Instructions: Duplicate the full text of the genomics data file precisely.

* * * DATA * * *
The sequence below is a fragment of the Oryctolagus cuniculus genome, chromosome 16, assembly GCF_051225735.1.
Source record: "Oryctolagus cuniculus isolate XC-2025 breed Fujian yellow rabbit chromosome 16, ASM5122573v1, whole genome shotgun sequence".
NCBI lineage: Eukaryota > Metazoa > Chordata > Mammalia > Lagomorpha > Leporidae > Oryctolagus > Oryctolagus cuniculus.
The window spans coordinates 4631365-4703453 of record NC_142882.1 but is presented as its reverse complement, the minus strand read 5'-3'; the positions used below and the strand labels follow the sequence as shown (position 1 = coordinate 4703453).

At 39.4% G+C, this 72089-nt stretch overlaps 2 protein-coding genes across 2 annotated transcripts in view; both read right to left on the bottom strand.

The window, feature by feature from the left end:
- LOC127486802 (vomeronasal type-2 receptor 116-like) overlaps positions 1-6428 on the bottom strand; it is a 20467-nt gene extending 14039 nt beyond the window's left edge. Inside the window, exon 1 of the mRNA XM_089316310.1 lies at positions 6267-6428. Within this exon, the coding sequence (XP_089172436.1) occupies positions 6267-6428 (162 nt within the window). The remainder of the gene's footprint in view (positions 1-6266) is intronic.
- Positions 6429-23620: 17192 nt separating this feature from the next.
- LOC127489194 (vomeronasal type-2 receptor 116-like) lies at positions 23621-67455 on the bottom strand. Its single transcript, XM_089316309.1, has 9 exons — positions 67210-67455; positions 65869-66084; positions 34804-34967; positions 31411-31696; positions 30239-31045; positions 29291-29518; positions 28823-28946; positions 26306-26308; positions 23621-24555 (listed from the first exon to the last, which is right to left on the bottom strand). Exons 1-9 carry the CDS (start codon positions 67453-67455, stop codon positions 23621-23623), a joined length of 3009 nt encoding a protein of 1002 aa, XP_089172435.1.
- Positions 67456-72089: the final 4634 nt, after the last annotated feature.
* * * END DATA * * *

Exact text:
The sequence below is a fragment of the Oryctolagus cuniculus genome, chromosome 16, assembly GCF_051225735.1.
Source record: "Oryctolagus cuniculus isolate XC-2025 breed Fujian yellow rabbit chromosome 16, ASM5122573v1, whole genome shotgun sequence".
NCBI lineage: Eukaryota > Metazoa > Chordata > Mammalia > Lagomorpha > Leporidae > Oryctolagus > Oryctolagus cuniculus.
The window spans coordinates 4631365-4703453 of record NC_142882.1 but is presented as its reverse complement, the minus strand read 5'-3'; the positions used below and the strand labels follow the sequence as shown (position 1 = coordinate 4703453).

At 39.4% G+C, this 72089-nt stretch overlaps 2 protein-coding genes across 2 annotated transcripts in view; both read right to left on the bottom strand.

The window, feature by feature from the left end:
- LOC127486802 (vomeronasal type-2 receptor 116-like) overlaps positions 1-6428 on the bottom strand; it is a 20467-nt gene extending 14039 nt beyond the window's left edge. Inside the window, exon 1 of the mRNA XM_089316310.1 lies at positions 6267-6428. Within this exon, the coding sequence (XP_089172436.1) occupies positions 6267-6428 (162 nt within the window). The remainder of the gene's footprint in view (positions 1-6266) is intronic.
- Positions 6429-23620: 17192 nt separating this feature from the next.
- LOC127489194 (vomeronasal type-2 receptor 116-like) lies at positions 23621-67455 on the bottom strand. Its single transcript, XM_089316309.1, has 9 exons — positions 67210-67455; positions 65869-66084; positions 34804-34967; positions 31411-31696; positions 30239-31045; positions 29291-29518; positions 28823-28946; positions 26306-26308; positions 23621-24555 (listed from the first exon to the last, which is right to left on the bottom strand). Exons 1-9 carry the CDS (start codon positions 67453-67455, stop codon positions 23621-23623), a joined length of 3009 nt encoding a protein of 1002 aa, XP_089172435.1.
- Positions 67456-72089: the final 4634 nt, after the last annotated feature.